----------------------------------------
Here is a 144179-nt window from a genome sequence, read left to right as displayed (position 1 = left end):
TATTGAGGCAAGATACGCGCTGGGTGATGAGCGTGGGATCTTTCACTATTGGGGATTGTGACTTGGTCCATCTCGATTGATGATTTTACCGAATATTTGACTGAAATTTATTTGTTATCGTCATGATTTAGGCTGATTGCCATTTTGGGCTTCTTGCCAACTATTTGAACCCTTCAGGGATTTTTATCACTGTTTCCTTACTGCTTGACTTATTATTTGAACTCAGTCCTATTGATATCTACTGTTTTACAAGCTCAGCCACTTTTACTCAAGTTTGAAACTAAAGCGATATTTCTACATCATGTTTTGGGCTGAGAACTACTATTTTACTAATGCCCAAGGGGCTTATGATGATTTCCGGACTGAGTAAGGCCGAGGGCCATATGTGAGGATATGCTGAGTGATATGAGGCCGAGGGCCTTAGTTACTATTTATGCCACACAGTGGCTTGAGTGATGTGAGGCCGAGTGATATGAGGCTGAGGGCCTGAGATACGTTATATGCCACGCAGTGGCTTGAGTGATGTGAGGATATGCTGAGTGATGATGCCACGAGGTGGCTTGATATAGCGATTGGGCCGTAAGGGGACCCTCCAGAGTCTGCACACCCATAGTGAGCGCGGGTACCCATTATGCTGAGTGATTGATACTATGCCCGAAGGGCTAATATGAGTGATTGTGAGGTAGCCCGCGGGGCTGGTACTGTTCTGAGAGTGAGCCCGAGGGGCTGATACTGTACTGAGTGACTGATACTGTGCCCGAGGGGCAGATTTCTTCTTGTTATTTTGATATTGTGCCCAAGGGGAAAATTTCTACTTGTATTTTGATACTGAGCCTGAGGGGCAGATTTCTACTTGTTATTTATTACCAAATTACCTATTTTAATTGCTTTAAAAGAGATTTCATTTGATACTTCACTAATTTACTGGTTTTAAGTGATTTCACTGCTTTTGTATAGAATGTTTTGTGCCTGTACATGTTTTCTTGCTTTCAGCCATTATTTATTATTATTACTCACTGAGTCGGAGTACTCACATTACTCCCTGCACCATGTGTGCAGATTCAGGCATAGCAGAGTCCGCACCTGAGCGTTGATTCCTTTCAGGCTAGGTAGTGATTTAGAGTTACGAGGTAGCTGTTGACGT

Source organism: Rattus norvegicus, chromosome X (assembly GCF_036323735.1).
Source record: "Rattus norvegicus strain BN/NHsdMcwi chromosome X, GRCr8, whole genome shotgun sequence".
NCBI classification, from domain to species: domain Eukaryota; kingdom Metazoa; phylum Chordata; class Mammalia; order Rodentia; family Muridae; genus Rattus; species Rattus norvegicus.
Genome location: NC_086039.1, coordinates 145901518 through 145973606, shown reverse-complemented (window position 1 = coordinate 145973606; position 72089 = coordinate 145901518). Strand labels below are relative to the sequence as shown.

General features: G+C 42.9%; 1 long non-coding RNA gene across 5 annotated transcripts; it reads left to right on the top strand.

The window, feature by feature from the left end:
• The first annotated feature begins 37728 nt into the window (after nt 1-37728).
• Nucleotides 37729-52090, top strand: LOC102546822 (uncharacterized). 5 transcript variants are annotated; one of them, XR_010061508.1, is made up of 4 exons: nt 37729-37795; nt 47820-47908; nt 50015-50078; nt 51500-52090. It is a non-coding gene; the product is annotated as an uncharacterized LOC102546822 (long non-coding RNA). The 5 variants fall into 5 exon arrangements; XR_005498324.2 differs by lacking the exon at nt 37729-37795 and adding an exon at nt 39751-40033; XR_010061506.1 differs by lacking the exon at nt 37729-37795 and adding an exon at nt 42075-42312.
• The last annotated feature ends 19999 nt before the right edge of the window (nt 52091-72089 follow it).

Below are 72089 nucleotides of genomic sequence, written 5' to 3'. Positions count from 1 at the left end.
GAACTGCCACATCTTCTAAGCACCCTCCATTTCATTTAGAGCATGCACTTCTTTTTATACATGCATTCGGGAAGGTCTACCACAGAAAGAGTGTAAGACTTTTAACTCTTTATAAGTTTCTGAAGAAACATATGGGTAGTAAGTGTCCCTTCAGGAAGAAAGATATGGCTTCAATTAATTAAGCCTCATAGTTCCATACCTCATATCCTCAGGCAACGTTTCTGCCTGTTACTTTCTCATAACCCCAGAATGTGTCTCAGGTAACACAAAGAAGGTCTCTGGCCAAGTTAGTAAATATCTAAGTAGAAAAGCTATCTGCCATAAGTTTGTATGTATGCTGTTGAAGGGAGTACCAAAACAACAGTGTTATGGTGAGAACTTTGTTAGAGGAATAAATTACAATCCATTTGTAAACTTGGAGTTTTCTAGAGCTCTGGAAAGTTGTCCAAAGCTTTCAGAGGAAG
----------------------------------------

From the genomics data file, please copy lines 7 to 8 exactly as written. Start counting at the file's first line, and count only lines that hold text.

General features: G+C 42.9%; 1 long non-coding RNA gene across 5 annotated transcripts; it reads left to right on the top strand.

The window, feature by feature from the left end: